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Time appears five times slower in early universe: study – Science-Environment News – Report by AFR

Time appears to run five times slower in the early universe, scientists said on Monday, for the first time using extraordinarily bright cosmic objects called quasars as “clocks” to confirm this strange phenomenon.

Einstein’s theory of relativity predicts that because space is expanding, “we should see the distant universe run in slow motion,” said Geraint Lewis, an astrophysicist at the University of Sydney and the lead author of a new study.

Researchers had previously used observations of very bright exploding stars called supernovas as cosmic clocks to show that time ran twice as slowly back when the universe was half its current age.

The new study used even brighter quasars to peer further back into the history of the 13.8-billion-year-old universe. 

Just over a billion years after the Big Bang, time appeared to flow five times slower, according to the study in the journal Nature Astronomy.

While “everything looks like it’s slowed down” from here, Lewis emphasised that the experience of time in these distant places was not different. 

“If I could magically transport you back 10 billion years and drop you next to one of these quasars, and you’ve got a stopwatch, time would just be normal,” he told AFP.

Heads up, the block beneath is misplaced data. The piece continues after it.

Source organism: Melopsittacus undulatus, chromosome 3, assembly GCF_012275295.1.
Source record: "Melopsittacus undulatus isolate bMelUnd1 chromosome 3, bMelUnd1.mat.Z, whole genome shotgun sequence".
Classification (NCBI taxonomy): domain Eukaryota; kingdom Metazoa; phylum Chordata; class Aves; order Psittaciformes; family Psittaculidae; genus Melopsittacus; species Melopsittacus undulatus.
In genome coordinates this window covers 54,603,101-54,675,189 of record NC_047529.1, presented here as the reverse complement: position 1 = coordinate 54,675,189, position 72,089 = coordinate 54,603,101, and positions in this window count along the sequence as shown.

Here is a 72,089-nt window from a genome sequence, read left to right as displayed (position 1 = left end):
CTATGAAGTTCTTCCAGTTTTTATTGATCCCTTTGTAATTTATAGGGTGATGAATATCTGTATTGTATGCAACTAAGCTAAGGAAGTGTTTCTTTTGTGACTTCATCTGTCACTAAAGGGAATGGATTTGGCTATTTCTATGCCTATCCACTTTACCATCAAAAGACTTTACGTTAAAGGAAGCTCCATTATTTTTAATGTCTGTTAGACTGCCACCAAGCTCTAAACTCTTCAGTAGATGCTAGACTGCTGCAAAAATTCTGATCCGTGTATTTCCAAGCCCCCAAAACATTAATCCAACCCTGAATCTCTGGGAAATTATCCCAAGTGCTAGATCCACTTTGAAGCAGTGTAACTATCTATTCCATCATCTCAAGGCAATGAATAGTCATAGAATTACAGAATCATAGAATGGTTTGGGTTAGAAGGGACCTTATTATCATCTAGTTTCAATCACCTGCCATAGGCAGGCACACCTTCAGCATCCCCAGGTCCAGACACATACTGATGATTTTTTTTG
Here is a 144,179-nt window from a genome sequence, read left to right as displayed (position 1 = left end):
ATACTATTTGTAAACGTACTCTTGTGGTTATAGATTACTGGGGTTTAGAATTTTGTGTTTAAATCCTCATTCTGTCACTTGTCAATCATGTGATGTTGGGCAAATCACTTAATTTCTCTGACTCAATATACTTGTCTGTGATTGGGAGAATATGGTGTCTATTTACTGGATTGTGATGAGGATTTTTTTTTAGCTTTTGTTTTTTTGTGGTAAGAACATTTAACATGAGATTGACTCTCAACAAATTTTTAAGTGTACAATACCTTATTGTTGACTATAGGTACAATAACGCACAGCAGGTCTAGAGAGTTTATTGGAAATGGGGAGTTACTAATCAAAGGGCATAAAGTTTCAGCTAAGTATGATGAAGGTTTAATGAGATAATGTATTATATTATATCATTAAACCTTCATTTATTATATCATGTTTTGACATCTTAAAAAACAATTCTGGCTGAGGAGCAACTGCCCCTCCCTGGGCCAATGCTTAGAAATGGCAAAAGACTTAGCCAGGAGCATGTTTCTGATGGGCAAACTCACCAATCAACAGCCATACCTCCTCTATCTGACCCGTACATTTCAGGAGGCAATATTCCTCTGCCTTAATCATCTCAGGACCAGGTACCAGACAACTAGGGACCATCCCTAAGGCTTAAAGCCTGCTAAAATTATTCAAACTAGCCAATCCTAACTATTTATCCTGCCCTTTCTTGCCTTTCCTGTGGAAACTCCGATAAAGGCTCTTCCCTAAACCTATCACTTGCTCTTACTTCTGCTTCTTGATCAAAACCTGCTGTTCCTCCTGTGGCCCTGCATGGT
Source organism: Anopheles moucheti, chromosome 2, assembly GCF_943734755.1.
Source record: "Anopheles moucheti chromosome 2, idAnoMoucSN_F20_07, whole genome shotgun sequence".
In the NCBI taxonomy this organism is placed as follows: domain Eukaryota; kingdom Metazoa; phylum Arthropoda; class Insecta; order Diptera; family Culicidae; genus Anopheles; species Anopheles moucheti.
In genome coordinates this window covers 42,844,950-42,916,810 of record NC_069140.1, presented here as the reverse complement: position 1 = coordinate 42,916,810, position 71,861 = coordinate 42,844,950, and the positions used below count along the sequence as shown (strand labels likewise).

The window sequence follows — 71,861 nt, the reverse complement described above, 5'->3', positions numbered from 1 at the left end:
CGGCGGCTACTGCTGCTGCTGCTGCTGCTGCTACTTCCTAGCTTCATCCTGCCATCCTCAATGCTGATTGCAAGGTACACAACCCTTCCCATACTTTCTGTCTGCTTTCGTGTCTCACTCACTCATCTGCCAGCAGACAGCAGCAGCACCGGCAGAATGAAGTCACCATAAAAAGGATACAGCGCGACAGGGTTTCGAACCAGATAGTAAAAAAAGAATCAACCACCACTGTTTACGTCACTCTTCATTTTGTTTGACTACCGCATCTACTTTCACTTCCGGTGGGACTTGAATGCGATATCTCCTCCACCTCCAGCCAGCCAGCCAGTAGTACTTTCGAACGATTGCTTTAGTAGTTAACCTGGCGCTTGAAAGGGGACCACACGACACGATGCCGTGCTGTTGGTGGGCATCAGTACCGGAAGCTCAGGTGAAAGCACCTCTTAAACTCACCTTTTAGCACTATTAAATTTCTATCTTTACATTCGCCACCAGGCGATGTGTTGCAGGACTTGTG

“One second would be one second.”

– Cosmic clocks –

Aiming to measure this phenomenon, which is called cosmological time dilation, Lewis and University of Auckland statistician Brendon Brewer analysed data from 190 quasars collected over two decades.

Quasars — supermassive black holes at the centres of distant galaxies — are thought to be the brightest and most powerful objects in the universe.

This makes them “useful beacons for charting the universe,” Lewis said.

But they have proved more difficult to turn into cosmic clocks than supernovas, which provide a reliable single flash as a “tick”.

Previous attempts to use quasars to measure time dilation had failed, leading to some “strange suggestions,” Lewis said.

These included theories that perhaps quasars were not as distant as had been thought — or even that “something fundamental was broken” in cosmology, he said.

But the new research “puts everything back in the right place,” Lewis said.

It also confirmed that “Einstein is right again,” he added.

The researchers were able to succeed where other attempts had fallen short because they had far more data on quasars, according to Lewis. Recent advances in the statistical understanding of randomness also helped.

To turn quasars into clocks with measurable ticks, the researchers had to make sense of the turbulent explosions that occurred as the black holes swallowed material.

Lewis compared it to watching a fireworks display, in which the great flashes seem random but different elements are “brightening and fading on their own kind of timescales”.

“What we have done is unravel this firework display, showing that quasars, too, can be used as standard markers of time for the early universe.” 

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